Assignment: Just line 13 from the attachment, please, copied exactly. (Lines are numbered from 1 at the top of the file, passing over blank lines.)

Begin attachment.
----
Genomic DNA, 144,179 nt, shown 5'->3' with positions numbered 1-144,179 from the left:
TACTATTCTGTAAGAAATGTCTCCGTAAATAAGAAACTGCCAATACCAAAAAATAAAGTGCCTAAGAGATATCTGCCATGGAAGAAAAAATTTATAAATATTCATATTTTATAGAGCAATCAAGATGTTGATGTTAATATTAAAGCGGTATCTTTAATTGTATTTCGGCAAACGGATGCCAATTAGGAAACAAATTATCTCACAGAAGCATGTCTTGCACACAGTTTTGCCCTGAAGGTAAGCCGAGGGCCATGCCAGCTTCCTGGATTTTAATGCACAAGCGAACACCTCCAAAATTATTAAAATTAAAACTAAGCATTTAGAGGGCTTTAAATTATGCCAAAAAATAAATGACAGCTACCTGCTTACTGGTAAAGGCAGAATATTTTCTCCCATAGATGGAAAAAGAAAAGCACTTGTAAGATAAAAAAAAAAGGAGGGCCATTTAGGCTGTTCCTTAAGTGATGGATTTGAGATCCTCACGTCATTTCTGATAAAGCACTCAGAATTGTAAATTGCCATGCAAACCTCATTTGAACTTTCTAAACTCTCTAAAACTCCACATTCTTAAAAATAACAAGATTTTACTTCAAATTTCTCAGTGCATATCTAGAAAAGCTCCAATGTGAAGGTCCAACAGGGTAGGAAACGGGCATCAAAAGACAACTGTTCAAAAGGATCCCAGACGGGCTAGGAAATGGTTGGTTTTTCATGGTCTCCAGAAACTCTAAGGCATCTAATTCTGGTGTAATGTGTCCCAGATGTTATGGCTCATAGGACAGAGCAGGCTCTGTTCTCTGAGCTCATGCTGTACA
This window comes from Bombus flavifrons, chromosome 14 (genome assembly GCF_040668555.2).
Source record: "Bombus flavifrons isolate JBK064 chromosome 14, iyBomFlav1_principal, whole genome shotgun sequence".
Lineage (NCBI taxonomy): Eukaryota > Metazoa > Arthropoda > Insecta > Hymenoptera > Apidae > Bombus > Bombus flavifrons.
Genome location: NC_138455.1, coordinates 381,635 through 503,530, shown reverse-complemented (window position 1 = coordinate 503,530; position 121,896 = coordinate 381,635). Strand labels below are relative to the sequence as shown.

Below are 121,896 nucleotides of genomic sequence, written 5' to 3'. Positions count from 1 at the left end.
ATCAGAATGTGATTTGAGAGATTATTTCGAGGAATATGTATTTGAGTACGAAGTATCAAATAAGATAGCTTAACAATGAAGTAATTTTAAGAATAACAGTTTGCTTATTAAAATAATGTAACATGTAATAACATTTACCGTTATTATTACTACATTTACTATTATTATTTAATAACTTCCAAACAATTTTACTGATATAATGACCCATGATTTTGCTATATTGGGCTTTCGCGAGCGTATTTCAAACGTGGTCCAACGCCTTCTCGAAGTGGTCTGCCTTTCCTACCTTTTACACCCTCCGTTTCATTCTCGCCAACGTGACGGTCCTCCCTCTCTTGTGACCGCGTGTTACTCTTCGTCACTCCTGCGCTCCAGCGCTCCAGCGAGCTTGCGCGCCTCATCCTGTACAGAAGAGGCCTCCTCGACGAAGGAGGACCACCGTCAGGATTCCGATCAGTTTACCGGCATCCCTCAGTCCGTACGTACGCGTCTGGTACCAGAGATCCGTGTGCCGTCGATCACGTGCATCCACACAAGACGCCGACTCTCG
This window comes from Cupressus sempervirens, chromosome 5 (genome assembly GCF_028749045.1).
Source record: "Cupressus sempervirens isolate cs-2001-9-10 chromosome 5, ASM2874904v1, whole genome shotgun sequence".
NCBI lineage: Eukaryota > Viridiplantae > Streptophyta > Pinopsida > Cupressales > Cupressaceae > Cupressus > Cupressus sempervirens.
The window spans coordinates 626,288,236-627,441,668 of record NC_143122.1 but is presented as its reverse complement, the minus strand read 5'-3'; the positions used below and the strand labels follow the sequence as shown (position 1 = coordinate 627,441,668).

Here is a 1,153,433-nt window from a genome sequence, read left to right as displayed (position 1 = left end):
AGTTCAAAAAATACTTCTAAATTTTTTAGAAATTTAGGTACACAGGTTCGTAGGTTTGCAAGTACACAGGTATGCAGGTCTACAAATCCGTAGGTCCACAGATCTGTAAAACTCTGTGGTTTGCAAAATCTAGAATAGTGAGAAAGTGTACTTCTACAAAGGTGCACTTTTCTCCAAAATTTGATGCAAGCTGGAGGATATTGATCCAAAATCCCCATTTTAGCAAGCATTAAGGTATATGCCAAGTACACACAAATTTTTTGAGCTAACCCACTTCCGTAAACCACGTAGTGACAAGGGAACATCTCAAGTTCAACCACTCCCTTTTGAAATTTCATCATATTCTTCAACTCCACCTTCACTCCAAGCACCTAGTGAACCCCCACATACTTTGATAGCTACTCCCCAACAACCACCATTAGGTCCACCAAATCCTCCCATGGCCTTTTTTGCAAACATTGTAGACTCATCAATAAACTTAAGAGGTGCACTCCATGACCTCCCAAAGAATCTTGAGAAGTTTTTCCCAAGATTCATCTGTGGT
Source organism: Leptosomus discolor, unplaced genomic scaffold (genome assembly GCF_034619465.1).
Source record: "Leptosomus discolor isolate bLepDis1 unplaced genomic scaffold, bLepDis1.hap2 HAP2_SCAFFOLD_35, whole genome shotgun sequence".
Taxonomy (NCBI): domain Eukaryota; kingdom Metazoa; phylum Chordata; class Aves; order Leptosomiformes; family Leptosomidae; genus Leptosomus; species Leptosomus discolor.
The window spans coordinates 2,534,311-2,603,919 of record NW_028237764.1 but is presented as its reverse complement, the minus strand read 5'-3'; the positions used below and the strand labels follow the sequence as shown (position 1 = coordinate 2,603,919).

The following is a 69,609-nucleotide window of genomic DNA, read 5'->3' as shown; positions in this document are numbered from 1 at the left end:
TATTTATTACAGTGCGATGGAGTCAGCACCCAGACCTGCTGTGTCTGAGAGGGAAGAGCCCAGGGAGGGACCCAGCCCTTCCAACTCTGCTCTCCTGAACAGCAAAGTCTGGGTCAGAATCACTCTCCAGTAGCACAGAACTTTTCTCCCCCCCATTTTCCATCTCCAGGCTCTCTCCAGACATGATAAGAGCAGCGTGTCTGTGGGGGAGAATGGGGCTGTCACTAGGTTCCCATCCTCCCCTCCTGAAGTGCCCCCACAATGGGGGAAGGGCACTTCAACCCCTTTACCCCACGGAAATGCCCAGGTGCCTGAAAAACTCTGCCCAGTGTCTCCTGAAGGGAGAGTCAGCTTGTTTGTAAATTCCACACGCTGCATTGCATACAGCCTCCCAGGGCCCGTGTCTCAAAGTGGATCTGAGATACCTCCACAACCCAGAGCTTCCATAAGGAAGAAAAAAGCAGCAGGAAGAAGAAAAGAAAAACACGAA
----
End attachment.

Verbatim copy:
Here is a 1,153,433-nt window from a genome sequence, read left to right as displayed (position 1 = left end):